I'm fairly certain that you must be following the news at least on a daily basis, if not on an hourly basis. At least, enough to be aware of the happenings last week; this guy called Loin (I don't think it's his real name, par saara sheher usse yehi naam se jaanta hain) didn't care for Sachin Tendulkar's statement about being "an Indian first", and he said in his own editorial column in a newspaper that he was offended by this kind of broad-minded thinking. Let us leave aside the fact that I cannot understand anyone being offended by anything Sachin could say. Apart from being a genuinely sincere guy, there are only a handful people who have as much as him to make our country proud. I don't think anyone would disagree with me if I were to him as an Indian hero.

But we're an open-minded society. We live in the world's largest democracy, where people are entitled to have their own opinions. The people agreed with Sachin, and they shouted this agr…

Movie Review: My Brother Nikhil

My Brother Nikhil boasts of a very unique theme as it is a story not only about an AIDS patient, but also because it delves into the subject of homosexuality, a still debated topic in our culture. The story of My Brother Nikhil unfolds in Goa between the years 1987 and 1994 and tells the story of Nikhil (Sanjay Suri). All the characters in the film introduce themselves to the viewers and narrate the story of the guy they all loved--Nikhil.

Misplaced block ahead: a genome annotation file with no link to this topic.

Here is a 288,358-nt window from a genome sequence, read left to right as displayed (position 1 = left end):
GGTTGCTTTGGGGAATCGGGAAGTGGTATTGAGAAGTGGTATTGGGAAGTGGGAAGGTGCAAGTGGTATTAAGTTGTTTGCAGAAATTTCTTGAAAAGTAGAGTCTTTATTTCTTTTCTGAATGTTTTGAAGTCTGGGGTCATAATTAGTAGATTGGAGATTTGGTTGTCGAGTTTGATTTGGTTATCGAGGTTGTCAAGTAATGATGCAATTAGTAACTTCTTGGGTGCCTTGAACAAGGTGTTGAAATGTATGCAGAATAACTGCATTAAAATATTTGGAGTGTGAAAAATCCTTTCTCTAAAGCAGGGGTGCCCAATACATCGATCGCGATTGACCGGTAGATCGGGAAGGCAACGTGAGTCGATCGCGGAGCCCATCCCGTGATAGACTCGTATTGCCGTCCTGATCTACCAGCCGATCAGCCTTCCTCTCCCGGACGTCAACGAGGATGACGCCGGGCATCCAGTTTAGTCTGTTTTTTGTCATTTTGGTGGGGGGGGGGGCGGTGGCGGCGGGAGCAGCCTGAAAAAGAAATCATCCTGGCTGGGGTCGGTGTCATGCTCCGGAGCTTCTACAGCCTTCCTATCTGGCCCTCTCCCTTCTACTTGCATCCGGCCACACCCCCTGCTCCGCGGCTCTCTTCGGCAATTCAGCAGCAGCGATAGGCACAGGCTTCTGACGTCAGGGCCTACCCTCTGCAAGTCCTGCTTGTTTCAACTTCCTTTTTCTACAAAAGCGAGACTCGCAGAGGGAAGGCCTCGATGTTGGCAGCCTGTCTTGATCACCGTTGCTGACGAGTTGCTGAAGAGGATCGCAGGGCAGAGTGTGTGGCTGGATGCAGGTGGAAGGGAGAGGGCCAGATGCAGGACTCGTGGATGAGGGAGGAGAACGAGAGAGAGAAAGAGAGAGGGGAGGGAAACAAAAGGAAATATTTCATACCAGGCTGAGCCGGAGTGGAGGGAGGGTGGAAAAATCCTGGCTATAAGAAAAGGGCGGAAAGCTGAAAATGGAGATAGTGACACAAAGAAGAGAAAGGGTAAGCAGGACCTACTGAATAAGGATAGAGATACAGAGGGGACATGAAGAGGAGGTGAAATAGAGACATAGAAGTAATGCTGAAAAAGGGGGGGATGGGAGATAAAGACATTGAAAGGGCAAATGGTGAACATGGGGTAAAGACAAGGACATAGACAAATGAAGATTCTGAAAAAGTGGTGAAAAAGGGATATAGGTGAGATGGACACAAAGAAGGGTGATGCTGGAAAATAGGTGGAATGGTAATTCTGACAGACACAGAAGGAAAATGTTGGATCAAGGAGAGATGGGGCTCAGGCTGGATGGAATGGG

Navin Kapoor (Victor Bannerjee), who is Nikhil's father and coach is very proud of his son Nikhil's achievement, since he is a state-level swimming champion. Nikhil is a very adorable guy whom everybody loves and has also won a scholarship from the sports ministry. His life comprises of his family, including his mother Anita Kapoor (Lillette Dubey), his elder sister Anamika (Juhi Chawla), who is his closest pal and confidante, Leena Gomes (Dipannita Sharma), who wants to marry him and boyfriend Nigel (Purab Kohli).

The movie takes a turn when…

Namaste, Everyone?

On a recent nostalgia trip, I just couldn't help but be struck how gradually we lost our national identification mark--the ubiquitous Namaste. On a recent visit to a Japanese cultural programme, I just couldn't help but wonder for their immense respect towards everyone.